Priests, Prostitutes and Tax Collectors by Rev. Jerry Pokorsky
Reprinted with permission of "The Arlington Catholic Herald"
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Matthew wrote to show that Christ was the
Messiah and fulfilled the Jewish prophecies.
Jesus said to the chief priests and elders of the people: "What is your opinion? A man had two sons. He came to the first and said, 'Son, go out and work in the vineyard today,' He said in reply, 'I will not,' but afterwards he changed his mind and went. The man came to the other son and gave the same order. He said in reply, 'Yes sir,' but did not go. Which of the two did his father's will?" They answered, "The first." Jesus said to them, "Amen, I say to you, tax collectors and prostitutes are entering the kingdom of God before you. When John came to you in the way of righteousness, you did not believe him; but tax collectors and prostitutes did. Yet even when you saw that, you did not later change your minds and believe him.
There is a curious prayer that greets penitents as they enter the confessional: “May God who has enlightened every heart help you to know your sins and trust in His mercy.” Sound moral theology defines a sin as the willful commission of an evil thought, word or deed. If we know a thought, word or deed is wrong and we freely choose the act, we are guilty of sin. At first glance this definition may seem to afford us an “easy out” if we are not aware of sinful behavior. Hence, the priestly prayer of the confessional greeting would seem to be problematic. But could it be that this very lack of awareness in itself may involve sin?
In this week’s Gospel Christ contrasts two sons, the first who refused to work in his father’s vineyard but later changed his mind and went; and the second son who said he would go, but did not. In answer to the question posed by Christ, the chief priests and elders agree that the son who “walked the walk” did the father’s will rather than the son who simply “talked the talk.” Actions, as usual, speak louder than words.
Christ uses their answer to indict them for their failure to practice what they preach. “Amen, I say to you, tax collectors and prostitutes are entering the kingdom of God before you. When John came to you in the way of righteousness, you did not believe him; but tax collectors and prostitutes did. Yet even when you saw that, you did not later change your minds and believe him.”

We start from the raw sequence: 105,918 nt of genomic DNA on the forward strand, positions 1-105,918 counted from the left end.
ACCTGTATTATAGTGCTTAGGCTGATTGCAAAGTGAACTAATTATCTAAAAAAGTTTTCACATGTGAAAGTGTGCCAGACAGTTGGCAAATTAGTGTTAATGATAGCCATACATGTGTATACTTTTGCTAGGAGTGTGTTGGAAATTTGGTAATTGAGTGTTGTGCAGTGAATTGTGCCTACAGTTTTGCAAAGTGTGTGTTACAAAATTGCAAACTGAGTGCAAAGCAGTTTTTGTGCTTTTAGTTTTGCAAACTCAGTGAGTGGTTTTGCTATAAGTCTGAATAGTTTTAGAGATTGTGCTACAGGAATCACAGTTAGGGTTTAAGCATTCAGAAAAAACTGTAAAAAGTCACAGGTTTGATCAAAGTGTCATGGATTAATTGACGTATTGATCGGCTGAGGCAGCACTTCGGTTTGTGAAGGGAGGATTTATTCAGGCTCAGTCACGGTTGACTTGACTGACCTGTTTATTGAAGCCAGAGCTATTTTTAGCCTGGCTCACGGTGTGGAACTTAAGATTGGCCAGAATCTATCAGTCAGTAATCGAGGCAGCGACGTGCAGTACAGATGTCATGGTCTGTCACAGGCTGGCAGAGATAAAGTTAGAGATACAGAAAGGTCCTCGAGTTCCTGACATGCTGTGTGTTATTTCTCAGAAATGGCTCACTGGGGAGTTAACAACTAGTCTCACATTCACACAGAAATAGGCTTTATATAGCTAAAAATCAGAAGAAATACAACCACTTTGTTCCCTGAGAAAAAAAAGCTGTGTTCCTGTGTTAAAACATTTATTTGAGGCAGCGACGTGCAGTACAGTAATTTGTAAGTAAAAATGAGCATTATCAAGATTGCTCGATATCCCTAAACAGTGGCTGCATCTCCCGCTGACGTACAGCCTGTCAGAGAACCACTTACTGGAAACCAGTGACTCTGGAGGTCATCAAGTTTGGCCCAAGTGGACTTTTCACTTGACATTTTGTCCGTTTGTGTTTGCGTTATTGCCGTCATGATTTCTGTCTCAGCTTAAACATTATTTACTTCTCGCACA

It is easy to identify the nature of the sins of the prostitutes and tax collectors. But it takes greater effort to identify the specific thoughts, words and deeds of the chief priests and elders (as well as the sins of the Pharisees and Sadducees) that were so grievous as to spark Christ’s harsh language of rebuke.
We know these enemies of Christ were self-righteous pious frauds whom Christ compared to “whitewashed tombs.” But peel away this false exterior and we might surmise the evil in their hearts as they laid the heavy burden of the law on pious Jews. Christ saved the woman caught in adultery from a stone-throwing crowd with a single phrase, “Let him without sin cast the first stone.” Of course the sin of adultery requires one woman – and one man. Were the self-righteous chief priests and elders guilty of the sin? Were the chief priests and elders guilty of graft themselves as well as engaging the services of prostitutes? If so, sins of weakness are raised to horrifying heights of complicity, arrogance and betrayal. Did Christ see the pride of the evil one on their hearts?
After King David arranged for the murder of Bathsheba’s husband to cover up his adultery with her, he simply forgot about his crime and, in denial, tried to live happily ever after with his new bride. It took the rebuke of the prophet Nathan to break the demonic edifice of hypocrisy and pride that anesthetized his conscience. In response to David’s outage over the parable of the rich man who stole the beloved lamb of a poor man, Nathan had the courage to face down his king: “Thou art the man!” But David was not like the chief priests and elders. His hardness of heart was broken by God’s grace, and he became the model penitent writing, “Have mercy on me, O God, according to thy steadfast love; according to thy abundant mercy blot out my transgressions. Wash me thoroughly from my iniquity, and cleanse me from my sin! For I know my transgressions, and my sin is ever before me. Against thee, thee only, have I sinned, and done that which is evil in thy sight, so that thou art justified in thy sentence and blameless in thy judgment.” (Ps 51:1-4)
Priests are frequently exposed to marital and family situations where the transgressions causing the trauma become crystal clear to anyone looking in from the outside. But the denial, pride, arrogance and hypocrisy of the offending parties often make it impossible to bring them to the first step of conversion: self-awareness of this sins. In this week’s Gospel, Christ makes it abundantly clear that even the priests and elders are not immune to the blindness that comes with patterns of sin and habitual denial. We all need God’s grace to see our sins in order to bring us to true conversion. And we all need the grace to trust always in God’s mercy.
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